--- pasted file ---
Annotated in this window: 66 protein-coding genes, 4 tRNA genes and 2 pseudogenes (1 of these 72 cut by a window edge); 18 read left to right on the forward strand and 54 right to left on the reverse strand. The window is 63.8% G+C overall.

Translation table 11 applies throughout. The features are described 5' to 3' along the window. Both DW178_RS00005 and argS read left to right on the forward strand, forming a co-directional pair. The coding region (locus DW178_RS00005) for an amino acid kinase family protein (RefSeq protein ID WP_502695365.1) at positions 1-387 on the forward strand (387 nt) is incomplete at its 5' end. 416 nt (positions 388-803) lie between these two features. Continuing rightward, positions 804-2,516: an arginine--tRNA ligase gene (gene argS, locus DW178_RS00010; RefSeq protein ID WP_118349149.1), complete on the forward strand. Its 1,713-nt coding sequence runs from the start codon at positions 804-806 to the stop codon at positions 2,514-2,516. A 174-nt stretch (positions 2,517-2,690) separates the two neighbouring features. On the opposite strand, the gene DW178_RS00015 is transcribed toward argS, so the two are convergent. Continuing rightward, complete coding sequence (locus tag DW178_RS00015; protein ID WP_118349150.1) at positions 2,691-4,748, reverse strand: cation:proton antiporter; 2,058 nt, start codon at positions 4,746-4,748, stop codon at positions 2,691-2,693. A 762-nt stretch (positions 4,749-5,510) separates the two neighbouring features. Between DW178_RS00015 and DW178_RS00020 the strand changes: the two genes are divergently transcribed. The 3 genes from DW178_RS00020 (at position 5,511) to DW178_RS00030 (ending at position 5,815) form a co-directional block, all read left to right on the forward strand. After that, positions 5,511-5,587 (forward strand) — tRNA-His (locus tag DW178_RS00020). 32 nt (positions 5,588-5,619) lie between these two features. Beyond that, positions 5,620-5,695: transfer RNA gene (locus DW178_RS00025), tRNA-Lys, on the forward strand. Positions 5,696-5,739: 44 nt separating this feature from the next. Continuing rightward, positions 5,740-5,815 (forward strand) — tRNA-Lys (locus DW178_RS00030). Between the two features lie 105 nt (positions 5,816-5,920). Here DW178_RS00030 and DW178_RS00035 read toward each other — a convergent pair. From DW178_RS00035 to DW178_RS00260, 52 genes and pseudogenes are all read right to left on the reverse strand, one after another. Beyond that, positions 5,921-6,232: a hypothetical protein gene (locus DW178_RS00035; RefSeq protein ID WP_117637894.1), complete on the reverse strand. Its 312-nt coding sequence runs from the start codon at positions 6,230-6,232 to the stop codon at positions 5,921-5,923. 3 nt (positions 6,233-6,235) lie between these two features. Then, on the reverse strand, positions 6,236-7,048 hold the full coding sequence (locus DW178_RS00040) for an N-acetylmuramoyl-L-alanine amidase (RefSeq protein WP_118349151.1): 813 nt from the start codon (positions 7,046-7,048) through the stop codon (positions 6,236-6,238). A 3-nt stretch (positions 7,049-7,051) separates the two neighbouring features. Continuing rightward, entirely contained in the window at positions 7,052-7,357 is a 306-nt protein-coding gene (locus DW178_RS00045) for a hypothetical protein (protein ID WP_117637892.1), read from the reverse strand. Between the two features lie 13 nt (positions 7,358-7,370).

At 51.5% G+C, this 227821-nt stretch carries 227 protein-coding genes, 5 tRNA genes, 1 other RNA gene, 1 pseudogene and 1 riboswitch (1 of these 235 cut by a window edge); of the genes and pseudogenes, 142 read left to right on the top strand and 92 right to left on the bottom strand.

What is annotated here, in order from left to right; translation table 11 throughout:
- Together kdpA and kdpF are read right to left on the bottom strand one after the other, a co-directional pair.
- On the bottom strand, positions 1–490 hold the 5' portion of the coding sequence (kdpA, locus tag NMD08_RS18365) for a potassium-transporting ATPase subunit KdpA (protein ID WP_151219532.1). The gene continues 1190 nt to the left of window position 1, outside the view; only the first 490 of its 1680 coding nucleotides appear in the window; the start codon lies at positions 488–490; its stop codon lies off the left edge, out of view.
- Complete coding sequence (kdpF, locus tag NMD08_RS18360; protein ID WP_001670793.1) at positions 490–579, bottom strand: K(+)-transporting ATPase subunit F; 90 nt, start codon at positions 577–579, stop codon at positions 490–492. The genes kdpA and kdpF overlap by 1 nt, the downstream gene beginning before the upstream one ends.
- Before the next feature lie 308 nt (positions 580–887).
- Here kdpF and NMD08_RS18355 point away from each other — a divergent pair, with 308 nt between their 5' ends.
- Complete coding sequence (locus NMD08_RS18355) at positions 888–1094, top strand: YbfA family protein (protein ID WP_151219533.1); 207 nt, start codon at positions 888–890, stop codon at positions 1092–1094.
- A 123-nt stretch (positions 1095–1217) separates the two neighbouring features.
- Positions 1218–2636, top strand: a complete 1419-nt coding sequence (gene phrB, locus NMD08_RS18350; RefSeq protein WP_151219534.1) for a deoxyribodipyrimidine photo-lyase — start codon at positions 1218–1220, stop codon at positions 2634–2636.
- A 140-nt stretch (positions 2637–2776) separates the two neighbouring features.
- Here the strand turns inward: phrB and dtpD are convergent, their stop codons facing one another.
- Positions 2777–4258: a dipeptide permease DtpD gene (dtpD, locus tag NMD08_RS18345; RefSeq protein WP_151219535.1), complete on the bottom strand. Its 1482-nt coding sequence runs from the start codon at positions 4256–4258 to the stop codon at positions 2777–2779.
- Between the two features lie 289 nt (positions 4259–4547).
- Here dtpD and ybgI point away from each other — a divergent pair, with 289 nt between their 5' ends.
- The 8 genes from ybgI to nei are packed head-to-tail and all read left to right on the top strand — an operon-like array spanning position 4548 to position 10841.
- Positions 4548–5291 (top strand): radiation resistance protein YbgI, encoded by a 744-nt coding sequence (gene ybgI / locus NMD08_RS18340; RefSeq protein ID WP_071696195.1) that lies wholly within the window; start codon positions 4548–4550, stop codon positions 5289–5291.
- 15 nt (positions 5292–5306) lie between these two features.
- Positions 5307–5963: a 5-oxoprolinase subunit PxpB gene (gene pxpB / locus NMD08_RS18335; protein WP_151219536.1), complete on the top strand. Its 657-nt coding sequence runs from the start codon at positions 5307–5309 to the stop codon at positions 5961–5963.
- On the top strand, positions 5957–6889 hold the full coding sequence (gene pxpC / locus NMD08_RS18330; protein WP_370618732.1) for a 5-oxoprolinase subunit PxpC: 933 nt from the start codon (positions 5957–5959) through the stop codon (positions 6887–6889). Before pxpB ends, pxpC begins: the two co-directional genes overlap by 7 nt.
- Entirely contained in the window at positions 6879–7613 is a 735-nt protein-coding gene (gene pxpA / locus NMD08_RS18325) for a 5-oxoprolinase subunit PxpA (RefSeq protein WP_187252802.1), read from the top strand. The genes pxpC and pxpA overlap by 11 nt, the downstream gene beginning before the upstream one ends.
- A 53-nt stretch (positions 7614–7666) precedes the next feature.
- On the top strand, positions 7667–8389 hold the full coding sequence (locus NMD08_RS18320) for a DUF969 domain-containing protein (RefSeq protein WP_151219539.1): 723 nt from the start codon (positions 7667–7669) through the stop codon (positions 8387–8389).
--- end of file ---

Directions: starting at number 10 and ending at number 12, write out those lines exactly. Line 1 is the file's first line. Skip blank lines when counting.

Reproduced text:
- Complete coding sequence (locus NMD08_RS18355) at positions 888–1094, top strand: YbfA family protein (protein ID WP_151219533.1); 207 nt, start codon at positions 888–890, stop codon at positions 1092–1094.
- A 123-nt stretch (positions 1095–1217) separates the two neighbouring features.
- Positions 1218–2636, top strand: a complete 1419-nt coding sequence (gene phrB, locus NMD08_RS18350; RefSeq protein WP_151219534.1) for a deoxyribodipyrimidine photo-lyase — start codon at positions 1218–1220, stop codon at positions 2634–2636.